Director of Children and Youth Ministry

Director of Children and Youth Ministry

The Church of the Ascension is looking for a Director of Children and Youth Ministries to work with us as we help our children and youth grow in faith.

Core Responsibilities:

  • Coordinate and lead volunteers for all areas of the ministry (including recruitment, screening, training, and support)
  • Advocate for and enable the full participation of youth and children in the life of the community – worship, outreach, hospitality, etc
  • Build up a community of mutual care and support amongst the youth, children, and families
  • Coordinate the planning and execution of Sunday school, youth group, and other programs as needed, including managing supplies
  • Attend to the administrative responsibilities related to youth ministries
    • Parish Council meetings; weekly staff meeting; communications (website, social media, email, and phone), record keeping, budgeting, diocesan meetings
  • Participate in the children and youth ministries of the diocese
  • Participate in the effort to reach children and youth in the neighbourhood, building relationships with local community groups, schools, etc.
  • Participate in the community life of the parish, including worship and occasional fellowship events

This position is 20 hrs/week, including Sunday mornings and occasional evenings.

Further details: Director of Children and Youth Ministry Job Description

Christmas is for those who fear

Be not afraid

Forget “Merry Christmas” – a more appropriate holiday greeting is “Be not afraid” (perhaps the response could be “Thank you. Nor you”)  Not only would this better capture the tone of the Christmas story, echoing the angel’s greetings to Mary, Joseph, and the shepherds, it would better address the emotional strain of December.

There is so much to do in December, with such a firm deadline.  Gifts to buy, trees to decorate, parties to plan and attend, concerts to prepare for, cookies to bake, cards to write, groceries to buy – and so many more church services than usual on top it all!  And the pressure to not only get it done but to get it done well – to ensure that you and everyone you love will have a Merry Christmas, filled with peace and love and wonder – is enough to fill even the most organized among us with fear.

And what about those of us who do not have the financial resources, the happy family, or the emotional or physical well-being to even attempt the miracle of a so-called Merry Christmas?  What about those of us who are lonely or ill?  Those of us grieving a death or a job loss?  Those of us who are simply not happy?  “Be not afraid” may  be just as difficult to accomplish as “Have a Merry Christmas” but at least it’s a more accurate place to start.

Because Christmas is not only for people who are happy and healthy.  In fact, Christmas is most particularly for people who are not happy and not healthy.  Christmas is for people who are afraid.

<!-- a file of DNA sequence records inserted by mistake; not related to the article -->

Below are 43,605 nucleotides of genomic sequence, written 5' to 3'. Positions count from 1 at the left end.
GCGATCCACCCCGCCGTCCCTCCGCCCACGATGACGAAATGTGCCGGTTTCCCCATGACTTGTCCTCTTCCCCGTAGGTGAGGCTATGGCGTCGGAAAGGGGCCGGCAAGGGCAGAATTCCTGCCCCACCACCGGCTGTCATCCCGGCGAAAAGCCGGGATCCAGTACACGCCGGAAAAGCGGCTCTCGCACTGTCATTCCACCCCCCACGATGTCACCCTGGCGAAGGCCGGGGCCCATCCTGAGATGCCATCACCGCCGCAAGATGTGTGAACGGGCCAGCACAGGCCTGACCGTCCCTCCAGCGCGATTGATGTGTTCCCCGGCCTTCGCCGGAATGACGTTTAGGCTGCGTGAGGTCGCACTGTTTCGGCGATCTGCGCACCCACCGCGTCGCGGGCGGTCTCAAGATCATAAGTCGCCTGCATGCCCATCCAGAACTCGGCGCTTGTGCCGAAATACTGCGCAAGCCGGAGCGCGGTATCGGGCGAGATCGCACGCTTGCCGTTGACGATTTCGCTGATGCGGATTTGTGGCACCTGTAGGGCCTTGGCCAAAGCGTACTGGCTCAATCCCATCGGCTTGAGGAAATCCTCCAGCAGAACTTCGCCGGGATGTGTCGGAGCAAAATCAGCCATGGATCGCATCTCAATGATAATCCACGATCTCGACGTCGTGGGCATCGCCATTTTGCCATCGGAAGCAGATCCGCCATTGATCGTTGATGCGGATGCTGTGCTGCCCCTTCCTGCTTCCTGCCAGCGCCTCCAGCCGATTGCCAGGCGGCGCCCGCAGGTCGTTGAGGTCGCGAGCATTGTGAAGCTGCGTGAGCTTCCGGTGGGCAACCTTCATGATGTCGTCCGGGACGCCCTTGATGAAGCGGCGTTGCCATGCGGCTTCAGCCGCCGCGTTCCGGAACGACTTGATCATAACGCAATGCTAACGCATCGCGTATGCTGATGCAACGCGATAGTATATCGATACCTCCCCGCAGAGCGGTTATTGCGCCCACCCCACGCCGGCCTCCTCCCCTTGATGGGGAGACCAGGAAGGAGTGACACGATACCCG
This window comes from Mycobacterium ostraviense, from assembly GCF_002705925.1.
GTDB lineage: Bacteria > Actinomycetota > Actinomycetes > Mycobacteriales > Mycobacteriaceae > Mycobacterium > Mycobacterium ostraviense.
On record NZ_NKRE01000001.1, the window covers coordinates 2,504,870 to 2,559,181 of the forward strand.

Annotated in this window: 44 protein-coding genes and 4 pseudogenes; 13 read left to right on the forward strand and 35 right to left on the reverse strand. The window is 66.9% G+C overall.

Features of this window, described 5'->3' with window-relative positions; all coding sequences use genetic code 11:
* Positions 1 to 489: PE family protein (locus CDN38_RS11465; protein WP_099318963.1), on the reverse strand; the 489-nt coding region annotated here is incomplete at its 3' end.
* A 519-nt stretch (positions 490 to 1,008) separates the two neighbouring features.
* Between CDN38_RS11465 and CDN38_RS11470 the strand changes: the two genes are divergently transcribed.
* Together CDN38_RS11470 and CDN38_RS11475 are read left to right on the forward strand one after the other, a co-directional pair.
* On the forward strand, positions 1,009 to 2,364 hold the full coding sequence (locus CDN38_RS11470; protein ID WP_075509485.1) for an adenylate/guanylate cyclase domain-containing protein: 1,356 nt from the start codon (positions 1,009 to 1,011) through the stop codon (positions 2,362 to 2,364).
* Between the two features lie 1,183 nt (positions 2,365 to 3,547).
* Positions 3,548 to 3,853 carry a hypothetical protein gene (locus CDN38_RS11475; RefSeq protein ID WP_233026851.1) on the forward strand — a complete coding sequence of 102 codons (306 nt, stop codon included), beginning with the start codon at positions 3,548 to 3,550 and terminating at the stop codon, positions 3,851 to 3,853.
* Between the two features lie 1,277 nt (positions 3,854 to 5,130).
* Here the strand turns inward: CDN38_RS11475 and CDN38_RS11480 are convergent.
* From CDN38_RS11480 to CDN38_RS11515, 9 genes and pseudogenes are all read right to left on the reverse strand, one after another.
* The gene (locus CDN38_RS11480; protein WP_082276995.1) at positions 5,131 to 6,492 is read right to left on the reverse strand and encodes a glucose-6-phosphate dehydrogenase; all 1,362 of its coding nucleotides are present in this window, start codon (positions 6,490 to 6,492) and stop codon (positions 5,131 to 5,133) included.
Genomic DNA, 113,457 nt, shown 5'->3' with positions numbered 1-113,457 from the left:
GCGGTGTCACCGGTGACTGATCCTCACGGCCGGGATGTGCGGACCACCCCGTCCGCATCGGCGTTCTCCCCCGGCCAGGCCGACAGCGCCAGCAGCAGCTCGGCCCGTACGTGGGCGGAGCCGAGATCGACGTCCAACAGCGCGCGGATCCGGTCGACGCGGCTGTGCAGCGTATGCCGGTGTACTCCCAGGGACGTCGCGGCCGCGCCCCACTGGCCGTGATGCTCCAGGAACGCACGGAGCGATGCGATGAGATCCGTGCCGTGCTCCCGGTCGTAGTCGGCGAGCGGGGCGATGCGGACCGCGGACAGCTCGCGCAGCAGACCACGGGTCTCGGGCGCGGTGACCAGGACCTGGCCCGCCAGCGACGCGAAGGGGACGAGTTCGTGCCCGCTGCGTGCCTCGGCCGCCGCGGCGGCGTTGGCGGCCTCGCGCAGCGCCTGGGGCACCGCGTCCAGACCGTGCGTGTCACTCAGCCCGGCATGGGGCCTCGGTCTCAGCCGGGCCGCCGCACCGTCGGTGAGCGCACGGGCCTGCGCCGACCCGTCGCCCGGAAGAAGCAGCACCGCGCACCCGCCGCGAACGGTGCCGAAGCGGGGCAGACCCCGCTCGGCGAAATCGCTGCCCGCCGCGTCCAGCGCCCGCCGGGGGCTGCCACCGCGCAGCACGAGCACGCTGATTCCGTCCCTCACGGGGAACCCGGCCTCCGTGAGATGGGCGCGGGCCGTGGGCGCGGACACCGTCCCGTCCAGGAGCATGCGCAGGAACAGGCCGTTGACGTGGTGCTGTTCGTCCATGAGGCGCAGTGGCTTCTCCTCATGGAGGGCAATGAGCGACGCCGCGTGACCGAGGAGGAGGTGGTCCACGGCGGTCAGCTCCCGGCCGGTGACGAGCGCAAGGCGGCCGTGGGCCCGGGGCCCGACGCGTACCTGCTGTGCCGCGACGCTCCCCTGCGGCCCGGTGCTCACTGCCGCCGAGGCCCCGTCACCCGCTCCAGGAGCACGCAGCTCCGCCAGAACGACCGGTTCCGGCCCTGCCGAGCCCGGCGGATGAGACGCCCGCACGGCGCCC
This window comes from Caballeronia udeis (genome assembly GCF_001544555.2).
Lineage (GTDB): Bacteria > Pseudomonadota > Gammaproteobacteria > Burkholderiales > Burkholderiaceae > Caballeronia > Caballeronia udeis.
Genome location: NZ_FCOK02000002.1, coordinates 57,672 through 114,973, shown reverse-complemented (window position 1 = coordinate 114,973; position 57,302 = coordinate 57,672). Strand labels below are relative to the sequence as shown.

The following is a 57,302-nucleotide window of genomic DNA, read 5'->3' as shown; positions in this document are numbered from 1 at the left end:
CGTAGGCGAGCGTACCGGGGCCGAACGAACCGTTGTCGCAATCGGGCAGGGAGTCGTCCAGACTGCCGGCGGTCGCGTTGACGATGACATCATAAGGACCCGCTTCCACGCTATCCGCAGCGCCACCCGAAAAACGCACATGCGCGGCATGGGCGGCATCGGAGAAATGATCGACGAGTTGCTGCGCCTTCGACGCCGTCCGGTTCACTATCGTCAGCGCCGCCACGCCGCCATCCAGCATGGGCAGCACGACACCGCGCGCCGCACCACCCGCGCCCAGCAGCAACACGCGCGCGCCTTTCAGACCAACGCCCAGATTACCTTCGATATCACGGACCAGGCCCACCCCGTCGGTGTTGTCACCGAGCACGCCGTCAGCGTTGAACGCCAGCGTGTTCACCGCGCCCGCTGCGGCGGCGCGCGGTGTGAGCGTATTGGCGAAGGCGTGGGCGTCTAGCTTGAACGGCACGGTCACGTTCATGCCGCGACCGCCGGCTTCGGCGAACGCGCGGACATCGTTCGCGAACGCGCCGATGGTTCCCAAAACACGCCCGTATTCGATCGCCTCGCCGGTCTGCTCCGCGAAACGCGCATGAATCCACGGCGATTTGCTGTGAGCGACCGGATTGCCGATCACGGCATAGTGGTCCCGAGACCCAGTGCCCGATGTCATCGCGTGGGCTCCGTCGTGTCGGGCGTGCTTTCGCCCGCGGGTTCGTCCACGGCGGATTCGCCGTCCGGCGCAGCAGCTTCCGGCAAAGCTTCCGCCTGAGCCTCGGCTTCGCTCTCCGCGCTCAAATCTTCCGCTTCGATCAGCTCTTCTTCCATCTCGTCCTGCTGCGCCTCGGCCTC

Consider the Christmas story.  Jesus was not born under a Christmas tree but in a barn to parents who were exhausted and powerless and scandalous.  His birth was not celebrated with family and feasting but dirty strangers and livestock.  His birthday presents were accompanied with a warning to flee to Egypt for an indefinite period of time.  Fear and worry.  Worry and fear.

And yet the angels sing, “Be not afraid!”  Take courage; cling to hope.  This child will be the salvation of the world.  This child is God’s presence with us, in the midst of our fear, to proclaim that our fear does not make us unworthy and that we are not alone.

This is indeed a joyful message but it is not an easy, sparkly kind of joy.  It’s a better joy – a joy that can co-exist with our sadness and our fear because it comes not from our celebrations or our families or our own strength but from God.

“Do not be afraid; for see– I am bringing you good news of great joy for all the people: to you is born this day in the city of David a Saviour, who is the Messiah, the Lord”

If you are in need of a time to offer your worry, fear, grief, or exhaustion before God,
join us at Church of the Ascension for the Blue Christmas service at 7:00 on Monday, December 19th.


This piece was originally published by the Rev’d Rhonda Waters
in December 2014 on the website of Christ Church Cathedral, Montreal.

November 13, 2016

“The signs that the reign of God is drawing near are not the same as signs of God’s reign itself.  They are much less pleasant.  When God’s reign approaches, people are moved to demand justice.  When people demand justice, the powerful tend to push back.  Sometimes, they push back very, very hard.  ‘When you hear of wars and insurrections, do not be terrified; these things must take place first”.  The ordering of this world works very much in some people’s favour – it is not surprise that they don’t want it changed…The approach of the Reign of God shines a light into the dark places of the world and of our hearts.”

Audio from a sermon given by the Rev. Rhonda Waters on Sunday, November 13, 2016.

 

And, when you’ve finished listening to the sermon, you might like to do as we did on Sunday and listen to Anthem by Leonard Cohen:

For more audio sermons, please visit the archive.

Audio Sermon from November 6, 2016

Audio Sermons banner-01Audio from a sermon given by the Rev. Rhonda Waters on Remembrance Sunday, November 6, 2016.

For more audio sermons, please visit the archive.

Sermon from the Celebration of New Ministry

Audio from a sermon given by the Very Rev’d Paul Kennington, Dean of Montreal at the Celebration of New Ministry on All Saints’ Day, November 1, 2016.

For more audio sermons, please visit the archive.

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